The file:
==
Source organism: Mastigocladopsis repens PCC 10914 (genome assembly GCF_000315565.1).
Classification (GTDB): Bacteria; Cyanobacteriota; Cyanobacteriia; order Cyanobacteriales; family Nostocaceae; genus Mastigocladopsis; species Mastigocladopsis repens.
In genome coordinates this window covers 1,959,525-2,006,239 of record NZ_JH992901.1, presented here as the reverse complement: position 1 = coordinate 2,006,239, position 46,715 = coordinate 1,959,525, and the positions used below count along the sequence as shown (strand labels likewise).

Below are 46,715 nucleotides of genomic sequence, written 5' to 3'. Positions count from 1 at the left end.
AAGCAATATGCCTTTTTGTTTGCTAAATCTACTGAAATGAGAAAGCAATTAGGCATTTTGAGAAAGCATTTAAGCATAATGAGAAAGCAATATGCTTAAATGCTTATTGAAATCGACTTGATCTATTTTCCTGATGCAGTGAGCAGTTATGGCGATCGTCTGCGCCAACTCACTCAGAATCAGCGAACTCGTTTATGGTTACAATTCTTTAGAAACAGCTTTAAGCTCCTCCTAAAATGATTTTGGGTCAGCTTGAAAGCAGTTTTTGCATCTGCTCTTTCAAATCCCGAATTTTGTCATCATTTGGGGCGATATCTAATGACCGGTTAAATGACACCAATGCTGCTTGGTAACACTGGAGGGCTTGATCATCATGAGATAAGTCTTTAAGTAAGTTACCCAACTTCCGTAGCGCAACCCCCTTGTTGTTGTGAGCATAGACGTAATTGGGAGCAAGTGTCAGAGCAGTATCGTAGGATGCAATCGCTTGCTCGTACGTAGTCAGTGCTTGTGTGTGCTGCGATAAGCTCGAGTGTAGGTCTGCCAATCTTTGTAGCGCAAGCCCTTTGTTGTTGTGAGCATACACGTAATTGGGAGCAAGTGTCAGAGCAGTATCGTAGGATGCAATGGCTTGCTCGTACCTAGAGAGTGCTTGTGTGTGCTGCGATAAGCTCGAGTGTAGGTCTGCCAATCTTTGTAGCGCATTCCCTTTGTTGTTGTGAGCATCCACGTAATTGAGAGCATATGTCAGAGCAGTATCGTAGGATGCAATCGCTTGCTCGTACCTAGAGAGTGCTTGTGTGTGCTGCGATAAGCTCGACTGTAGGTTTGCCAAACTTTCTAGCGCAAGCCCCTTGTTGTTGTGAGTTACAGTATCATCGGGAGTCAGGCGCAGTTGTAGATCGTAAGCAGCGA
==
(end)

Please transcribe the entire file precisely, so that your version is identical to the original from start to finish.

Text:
Source organism: Mastigocladopsis repens PCC 10914 (genome assembly GCF_000315565.1).
Classification (GTDB): Bacteria; Cyanobacteriota; Cyanobacteriia; order Cyanobacteriales; family Nostocaceae; genus Mastigocladopsis; species Mastigocladopsis repens.
In genome coordinates this window covers 1,959,525-2,006,239 of record NZ_JH992901.1, presented here as the reverse complement: position 1 = coordinate 2,006,239, position 46,715 = coordinate 1,959,525, and the positions used below count along the sequence as shown (strand labels likewise).

Below are 46,715 nucleotides of genomic sequence, written 5' to 3'. Positions count from 1 at the left end.
AAGCAATATGCCTTTTTGTTTGCTAAATCTACTGAAATGAGAAAGCAATTAGGCATTTTGAGAAAGCATTTAAGCATAATGAGAAAGCAATATGCTTAAATGCTTATTGAAATCGACTTGATCTATTTTCCTGATGCAGTGAGCAGTTATGGCGATCGTCTGCGCCAACTCACTCAGAATCAGCGAACTCGTTTATGGTTACAATTCTTTAGAAACAGCTTTAAGCTCCTCCTAAAATGATTTTGGGTCAGCTTGAAAGCAGTTTTTGCATCTGCTCTTTCAAATCCCGAATTTTGTCATCATTTGGGGCGATATCTAATGACCGGTTAAATGACACCAATGCTGCTTGGTAACACTGGAGGGCTTGATCATCATGAGATAAGTCTTTAAGTAAGTTACCCAACTTCCGTAGCGCAACCCCCTTGTTGTTGTGAGCATAGACGTAATTGGGAGCAAGTGTCAGAGCAGTATCGTAGGATGCAATCGCTTGCTCGTACGTAGTCAGTGCTTGTGTGTGCTGCGATAAGCTCGAGTGTAGGTCTGCCAATCTTTGTAGCGCAAGCCCTTTGTTGTTGTGAGCATACACGTAATTGGGAGCAAGTGTCAGAGCAGTATCGTAGGATGCAATGGCTTGCTCGTACCTAGAGAGTGCTTGTGTGTGCTGCGATAAGCTCGAGTGTAGGTCTGCCAATCTTTGTAGCGCATTCCCTTTGTTGTTGTGAGCATCCACGTAATTGAGAGCATATGTCAGAGCAGTATCGTAGGATGCAATCGCTTGCTCGTACCTAGAGAGTGCTTGTGTGTGCTGCGATAAGCTCGACTGTAGGTTTGCCAAACTTTCTAGCGCAAGCCCCTTGTTGTTGTGAGTTACAGTATCATCGGGAGTCAGGCGCAGTTGTAGATCGTAAGCAGCGA